Voter check-in system to blame for slow-moving lines in Georgia



Voting slowed to a crawl across Georgia this week in large part because of a check-in computer system that couldn’t handle the load of record turnout at early voting locations.

The problem created a bottleneck as voters reached the front of the line, when poll workers had to deal with sluggish laptops to verify each voter. Some early voting sites reported checking in just 10 voters per hour at each computer.

The computer problem shows why poll workers struggled to clear long lines: They could only move as quickly as the technology would let them while managing 243,000 voters in the first two days of Georgia’s three-week period of early voting.

Secretary of State Brad Raffensperger initially attributed the lines to high turnout, which is part of the reason for delays. But it became clear from interviews with poll workers, election officials and voters this week that technical difficulties contributed to severe waits.

Raffensperger said Wednesday that he’s working with the state’s election software company to improve speeds and process voters more quickly.

Later in the day, his office said the state’s elections software vendor, New Orleans-based Civix, had increased bandwidth, resulting in immediate improvements reported by many counties. Wait times fell from over three hours to about one hour Wednesday afternoon at several early voting sites in metro Atlanta.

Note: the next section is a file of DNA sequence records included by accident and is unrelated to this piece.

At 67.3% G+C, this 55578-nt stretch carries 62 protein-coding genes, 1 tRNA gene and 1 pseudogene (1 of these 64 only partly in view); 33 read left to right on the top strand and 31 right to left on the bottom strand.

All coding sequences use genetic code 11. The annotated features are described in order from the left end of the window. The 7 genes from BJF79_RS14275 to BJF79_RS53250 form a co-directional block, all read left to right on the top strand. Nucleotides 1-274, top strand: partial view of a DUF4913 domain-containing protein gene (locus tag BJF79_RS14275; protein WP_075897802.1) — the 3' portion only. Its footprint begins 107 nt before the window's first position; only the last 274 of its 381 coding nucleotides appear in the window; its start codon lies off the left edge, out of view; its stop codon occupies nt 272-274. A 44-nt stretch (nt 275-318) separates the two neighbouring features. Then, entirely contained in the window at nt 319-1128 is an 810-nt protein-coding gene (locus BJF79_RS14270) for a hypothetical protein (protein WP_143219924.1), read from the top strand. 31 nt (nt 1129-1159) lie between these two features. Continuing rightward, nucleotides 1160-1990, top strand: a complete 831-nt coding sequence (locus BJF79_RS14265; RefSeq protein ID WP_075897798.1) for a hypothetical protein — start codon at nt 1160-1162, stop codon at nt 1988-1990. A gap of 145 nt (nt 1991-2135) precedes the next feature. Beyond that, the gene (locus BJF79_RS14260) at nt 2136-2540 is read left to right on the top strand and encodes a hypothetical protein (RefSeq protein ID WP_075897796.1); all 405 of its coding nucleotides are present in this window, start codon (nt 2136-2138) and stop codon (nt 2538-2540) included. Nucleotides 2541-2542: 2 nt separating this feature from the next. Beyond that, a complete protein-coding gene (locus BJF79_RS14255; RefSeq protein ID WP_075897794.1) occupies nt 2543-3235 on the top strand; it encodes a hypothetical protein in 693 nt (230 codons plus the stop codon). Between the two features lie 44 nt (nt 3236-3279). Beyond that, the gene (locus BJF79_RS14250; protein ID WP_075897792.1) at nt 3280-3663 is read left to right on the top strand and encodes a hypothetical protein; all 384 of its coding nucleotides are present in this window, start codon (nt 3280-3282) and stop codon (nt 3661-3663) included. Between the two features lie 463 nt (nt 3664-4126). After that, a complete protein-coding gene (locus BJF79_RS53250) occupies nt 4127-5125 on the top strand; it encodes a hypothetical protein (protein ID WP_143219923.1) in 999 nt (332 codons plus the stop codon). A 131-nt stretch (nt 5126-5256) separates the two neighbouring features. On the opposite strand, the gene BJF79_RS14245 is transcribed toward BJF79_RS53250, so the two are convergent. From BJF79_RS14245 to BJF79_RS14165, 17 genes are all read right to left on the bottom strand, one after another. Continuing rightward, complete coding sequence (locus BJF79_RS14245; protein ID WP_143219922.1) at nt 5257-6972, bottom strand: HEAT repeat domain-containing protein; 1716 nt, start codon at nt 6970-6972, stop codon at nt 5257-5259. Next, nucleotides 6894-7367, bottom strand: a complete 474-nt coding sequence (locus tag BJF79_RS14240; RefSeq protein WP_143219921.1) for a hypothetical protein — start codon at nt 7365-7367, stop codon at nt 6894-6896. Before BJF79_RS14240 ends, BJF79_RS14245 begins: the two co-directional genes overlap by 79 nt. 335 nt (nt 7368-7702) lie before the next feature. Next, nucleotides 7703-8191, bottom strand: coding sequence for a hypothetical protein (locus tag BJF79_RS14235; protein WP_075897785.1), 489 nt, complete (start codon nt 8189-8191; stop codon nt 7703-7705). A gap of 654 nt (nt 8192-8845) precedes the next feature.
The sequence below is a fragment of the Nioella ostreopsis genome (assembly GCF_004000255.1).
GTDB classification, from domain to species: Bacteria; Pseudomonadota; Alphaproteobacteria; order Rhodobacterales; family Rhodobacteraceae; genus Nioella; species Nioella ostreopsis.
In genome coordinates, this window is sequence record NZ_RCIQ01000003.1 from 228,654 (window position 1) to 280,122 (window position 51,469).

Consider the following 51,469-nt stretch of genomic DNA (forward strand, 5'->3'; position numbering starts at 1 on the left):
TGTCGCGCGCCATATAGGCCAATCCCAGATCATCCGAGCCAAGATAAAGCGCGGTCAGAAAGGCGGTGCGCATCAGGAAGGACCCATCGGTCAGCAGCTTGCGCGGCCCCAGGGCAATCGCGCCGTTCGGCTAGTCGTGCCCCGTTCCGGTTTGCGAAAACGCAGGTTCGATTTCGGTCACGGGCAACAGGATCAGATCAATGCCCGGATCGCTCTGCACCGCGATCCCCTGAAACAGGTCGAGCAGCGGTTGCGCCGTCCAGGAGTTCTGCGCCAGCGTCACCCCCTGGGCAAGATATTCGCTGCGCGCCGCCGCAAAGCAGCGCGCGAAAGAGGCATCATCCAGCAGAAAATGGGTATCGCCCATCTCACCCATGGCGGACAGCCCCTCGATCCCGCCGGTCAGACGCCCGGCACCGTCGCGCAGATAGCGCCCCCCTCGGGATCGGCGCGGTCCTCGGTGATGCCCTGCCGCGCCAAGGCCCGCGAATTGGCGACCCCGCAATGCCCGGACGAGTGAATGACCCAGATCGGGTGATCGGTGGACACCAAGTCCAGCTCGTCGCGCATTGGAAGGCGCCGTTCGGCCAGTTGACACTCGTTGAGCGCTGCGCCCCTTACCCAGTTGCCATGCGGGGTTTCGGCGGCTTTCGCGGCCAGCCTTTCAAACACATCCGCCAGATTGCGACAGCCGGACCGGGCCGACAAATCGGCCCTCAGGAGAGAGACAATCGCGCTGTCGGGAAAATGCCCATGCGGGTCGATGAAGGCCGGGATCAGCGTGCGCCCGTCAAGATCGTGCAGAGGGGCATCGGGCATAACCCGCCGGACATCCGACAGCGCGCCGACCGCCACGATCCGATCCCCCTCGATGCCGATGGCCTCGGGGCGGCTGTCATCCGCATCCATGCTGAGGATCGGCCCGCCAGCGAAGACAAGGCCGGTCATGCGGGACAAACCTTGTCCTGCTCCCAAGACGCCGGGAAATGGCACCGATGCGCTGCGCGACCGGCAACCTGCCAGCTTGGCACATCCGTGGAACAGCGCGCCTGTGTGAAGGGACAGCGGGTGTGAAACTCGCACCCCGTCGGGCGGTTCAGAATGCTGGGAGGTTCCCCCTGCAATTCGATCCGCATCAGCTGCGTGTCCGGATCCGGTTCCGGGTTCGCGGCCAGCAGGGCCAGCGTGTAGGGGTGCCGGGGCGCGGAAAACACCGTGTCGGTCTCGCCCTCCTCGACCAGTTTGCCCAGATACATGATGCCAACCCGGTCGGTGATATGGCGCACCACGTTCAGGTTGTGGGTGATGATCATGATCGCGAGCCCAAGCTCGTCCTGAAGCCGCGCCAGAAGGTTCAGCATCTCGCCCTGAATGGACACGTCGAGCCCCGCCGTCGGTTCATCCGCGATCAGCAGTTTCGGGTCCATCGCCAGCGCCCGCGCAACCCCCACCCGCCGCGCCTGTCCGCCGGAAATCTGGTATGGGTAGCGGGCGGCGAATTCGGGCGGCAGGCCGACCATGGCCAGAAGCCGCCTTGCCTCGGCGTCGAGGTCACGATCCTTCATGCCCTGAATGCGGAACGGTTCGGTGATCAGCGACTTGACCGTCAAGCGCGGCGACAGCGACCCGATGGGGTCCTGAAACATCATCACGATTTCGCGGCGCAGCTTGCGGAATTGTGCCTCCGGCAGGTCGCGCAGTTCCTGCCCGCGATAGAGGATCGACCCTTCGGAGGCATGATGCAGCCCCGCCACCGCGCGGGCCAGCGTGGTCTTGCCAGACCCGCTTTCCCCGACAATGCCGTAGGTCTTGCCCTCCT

Credit: Alyssa Pointer /

Credit: Alyssa Pointer /

County election officials said the problem needed to be fixed quickly before early voting turnout rises even higher as Election Day approaches.

“We know that in the last week of early voting we can’t have this situation,” said Cynthia Willingham, elections supervisor in Rockdale County. “Our voters are going to come in numbers, so across Georgia we don’t want to have eight-hour lines. We need the system to work as it should.”

Checking in voters should take about a minute, not four or five minutes, Fulton County Elections Director Richard Barron said.

“If there isn’t a resolution before Week Three, it’s going to get really bad,” Barron said. “The voters see empty ballot-marking devices and they’re wondering why more people aren’t being processed.”

Raffensperger said turnout — about 35% higher than the start of early voting in 2016 — taxed election computers like never before in Georgia elections. When combined with absentee ballots, over 742,000 people had already voted through Tuesday.

“It’s just a lot of people running down that same road right now,” Raffensperger said at a Capitol press conference. “It’s like everyone jumping on 285 in the morning, and sometimes you have to stagger out the rush hour.”

The problem occurred on eNet, a computer system that maintains the voter registration and absentee ballot information for Georgia’s 7.4 million registered voters.

The online system is used by election workers across the state to look up voters' registration information, check them in at early voting locations and scan absentee ballots as they arrive at county election offices.

The eNet system was unable to efficiently process so many requests at once, causing delays.